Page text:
Economic studies
Textile - Clothing

Textile - Clothing

Latin America
Northern America
Central & Eastern Europe
Western Europe
Mid-East & Turkey
Change sector


  • Growth of the middle class in emerging countries
  • Interest in “fast fashion”, especially in Asian countries


  • Product with high price elasticity of demand
  • Structure of selling prices very sensitive to fluctuations in commodity prices

Risk Analysis



Cotton production accounting for 77% of world production of natural fibres in 2017, this commodity is at the centre of the development of the textile-clothing sector.

Reduced Chinese demand for cotton is expected to impact global cotton demand in the 2018/2019 season through two main channels: China’s policy of limiting cotton imports in order to reduce domestic stocks (which accounted for 62% of world cotton stocks in 2014/2015), and the customs duties imposed by China on US cotton exports in retaliation for the customs duties imposed by the United States on China since the beginning of last year, which now stand at 25%.

Sales in the global clothing market are expected to slow slightly in 2019: the McKinsey Global Fashion Index forecasts clothing sales to increase by between 3.5% and 4.5% in 2019 after an estimated rise of between 4% and 5% in 2018. The slowdown would be due to both the global economic slowdown and ongoing trade tensions.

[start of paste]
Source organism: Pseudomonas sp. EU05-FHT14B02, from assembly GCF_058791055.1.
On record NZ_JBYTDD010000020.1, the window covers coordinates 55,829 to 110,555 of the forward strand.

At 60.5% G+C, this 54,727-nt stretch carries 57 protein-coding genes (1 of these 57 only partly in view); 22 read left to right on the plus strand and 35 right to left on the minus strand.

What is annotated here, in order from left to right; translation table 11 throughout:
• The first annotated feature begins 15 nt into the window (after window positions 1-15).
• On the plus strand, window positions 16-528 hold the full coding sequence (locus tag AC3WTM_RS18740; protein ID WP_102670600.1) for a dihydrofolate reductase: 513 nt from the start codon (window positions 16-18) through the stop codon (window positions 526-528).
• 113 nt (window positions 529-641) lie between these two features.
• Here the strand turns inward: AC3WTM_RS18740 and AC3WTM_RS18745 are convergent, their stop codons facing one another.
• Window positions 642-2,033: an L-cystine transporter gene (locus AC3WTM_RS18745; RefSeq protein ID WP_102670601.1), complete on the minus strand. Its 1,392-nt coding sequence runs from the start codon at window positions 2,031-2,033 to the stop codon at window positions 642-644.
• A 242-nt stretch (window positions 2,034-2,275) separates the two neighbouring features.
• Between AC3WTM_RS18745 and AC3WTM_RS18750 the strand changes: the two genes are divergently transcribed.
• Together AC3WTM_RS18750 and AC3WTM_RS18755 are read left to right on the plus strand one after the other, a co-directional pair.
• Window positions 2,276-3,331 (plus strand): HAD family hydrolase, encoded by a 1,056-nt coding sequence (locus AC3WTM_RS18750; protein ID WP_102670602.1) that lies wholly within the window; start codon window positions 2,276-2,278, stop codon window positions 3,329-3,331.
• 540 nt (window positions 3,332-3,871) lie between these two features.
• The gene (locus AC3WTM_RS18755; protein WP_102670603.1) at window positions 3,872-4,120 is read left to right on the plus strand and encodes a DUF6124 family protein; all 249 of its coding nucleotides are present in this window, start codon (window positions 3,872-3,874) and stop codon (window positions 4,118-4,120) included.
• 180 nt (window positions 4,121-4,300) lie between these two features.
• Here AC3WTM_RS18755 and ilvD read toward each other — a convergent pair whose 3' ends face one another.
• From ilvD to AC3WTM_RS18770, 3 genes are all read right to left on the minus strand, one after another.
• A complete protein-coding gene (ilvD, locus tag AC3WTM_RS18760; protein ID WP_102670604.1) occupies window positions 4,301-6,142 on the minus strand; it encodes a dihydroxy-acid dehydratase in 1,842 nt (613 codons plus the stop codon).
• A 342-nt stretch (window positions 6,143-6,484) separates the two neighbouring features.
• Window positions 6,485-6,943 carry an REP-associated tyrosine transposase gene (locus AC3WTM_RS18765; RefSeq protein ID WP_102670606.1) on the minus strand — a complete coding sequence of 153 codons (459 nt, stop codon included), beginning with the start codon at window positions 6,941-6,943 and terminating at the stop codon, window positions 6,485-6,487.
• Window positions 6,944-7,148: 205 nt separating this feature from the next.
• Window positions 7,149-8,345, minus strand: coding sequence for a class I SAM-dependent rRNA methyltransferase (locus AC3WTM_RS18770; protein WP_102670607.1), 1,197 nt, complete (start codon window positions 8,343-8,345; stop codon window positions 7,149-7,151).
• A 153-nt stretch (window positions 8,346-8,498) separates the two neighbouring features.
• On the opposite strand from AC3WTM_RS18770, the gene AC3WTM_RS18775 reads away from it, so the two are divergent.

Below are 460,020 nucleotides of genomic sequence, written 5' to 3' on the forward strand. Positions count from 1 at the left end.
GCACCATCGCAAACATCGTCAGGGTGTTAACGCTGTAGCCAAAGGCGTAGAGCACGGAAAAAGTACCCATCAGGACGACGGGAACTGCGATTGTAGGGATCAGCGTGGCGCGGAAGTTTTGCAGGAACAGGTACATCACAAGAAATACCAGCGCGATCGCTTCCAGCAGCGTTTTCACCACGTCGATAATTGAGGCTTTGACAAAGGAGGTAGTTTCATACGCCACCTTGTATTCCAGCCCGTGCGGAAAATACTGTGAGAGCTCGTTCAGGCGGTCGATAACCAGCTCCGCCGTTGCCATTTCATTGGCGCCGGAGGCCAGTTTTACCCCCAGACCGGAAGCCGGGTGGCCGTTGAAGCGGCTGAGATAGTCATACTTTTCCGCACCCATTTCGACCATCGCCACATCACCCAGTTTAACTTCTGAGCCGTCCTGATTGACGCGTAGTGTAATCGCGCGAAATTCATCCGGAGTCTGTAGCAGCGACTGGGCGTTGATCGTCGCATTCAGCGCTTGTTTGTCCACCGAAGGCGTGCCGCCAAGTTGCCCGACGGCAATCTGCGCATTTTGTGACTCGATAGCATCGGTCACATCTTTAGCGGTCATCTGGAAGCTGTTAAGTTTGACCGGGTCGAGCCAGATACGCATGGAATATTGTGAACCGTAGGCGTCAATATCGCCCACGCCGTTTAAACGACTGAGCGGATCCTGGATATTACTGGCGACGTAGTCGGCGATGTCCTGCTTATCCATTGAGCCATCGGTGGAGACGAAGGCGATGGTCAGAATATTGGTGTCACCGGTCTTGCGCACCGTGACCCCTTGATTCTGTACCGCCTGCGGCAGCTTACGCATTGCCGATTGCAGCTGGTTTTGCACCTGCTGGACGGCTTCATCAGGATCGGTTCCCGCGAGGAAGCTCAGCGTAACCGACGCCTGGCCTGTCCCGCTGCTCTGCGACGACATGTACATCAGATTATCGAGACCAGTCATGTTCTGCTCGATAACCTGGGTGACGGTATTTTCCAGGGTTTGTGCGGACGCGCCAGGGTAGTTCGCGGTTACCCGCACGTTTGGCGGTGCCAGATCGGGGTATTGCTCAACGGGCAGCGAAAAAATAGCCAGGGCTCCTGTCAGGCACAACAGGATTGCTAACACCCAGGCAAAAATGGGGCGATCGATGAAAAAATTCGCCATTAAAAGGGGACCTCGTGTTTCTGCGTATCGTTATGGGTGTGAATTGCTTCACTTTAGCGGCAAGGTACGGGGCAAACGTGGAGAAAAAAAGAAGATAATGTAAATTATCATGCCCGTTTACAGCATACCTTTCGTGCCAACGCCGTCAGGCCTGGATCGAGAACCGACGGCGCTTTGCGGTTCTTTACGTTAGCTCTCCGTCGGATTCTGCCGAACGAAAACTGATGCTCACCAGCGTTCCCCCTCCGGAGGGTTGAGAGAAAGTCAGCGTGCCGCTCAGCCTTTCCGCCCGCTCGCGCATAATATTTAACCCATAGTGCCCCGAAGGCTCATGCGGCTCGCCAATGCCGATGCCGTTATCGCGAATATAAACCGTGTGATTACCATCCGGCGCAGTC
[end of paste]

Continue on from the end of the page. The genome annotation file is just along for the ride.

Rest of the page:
The textile sector is evolving: while cotton has traditionally been widely used, the industry is seeing an increasing use of synthetic fibres. For example, cotton accounted for only 43% of textile imports in the United States in 2016/2017, compared with 47% in 2011/2012, according to the USDA. Less expensive, easy to mix with other fibres, and with a smaller environmental impact than cotton, synthetic fibres are a focus for technical progress in the sector. The sharp rise in cotton prices (+60% between January 2016 and June 2018) has made synthetic fibres even more competitive in relation to cotton. However, cotton prices fell 11% between July and December 2018, which could slow the continued transition to synthetic fibres. However, cotton prices seem unlikely to decline further, due to the increase in Chinese import quotas and the decrease in world cotton production in 2018/2019.

The development of e-commerce is having a major impact on the clothing market, especially in advanced economies and China: the share of online sales is constantly increasing and is undermining brick-and-mortar shops. In the United States, for example, online sales represented 27.4% of total clothing sales in 2017, a 6.7 percentage point increase over 2015.


World cotton consumption in 2018/2019 is expected to increase by 2.8% to 28 million metric tons. China’s decision to raise its cotton import quota by 0.8 million tonnes will likely push up its imports to 1.52 million tonnes in 2018/2019 to meet growing demand driven by the rise of disposable income, living standards, population and urbanisation. The customs duties imposed by China on cotton imports from the United States will reduce US exports, which will be good for India, the world’s leading producer and second largest exporter. However, the United States has benefited for several years from rising demand from Vietnam and Bangladesh (which, together with China, are the three largest importers), whose cotton imports from the United States increased at an average annual rate of 30% and 26% respectively between 2012 and 2017.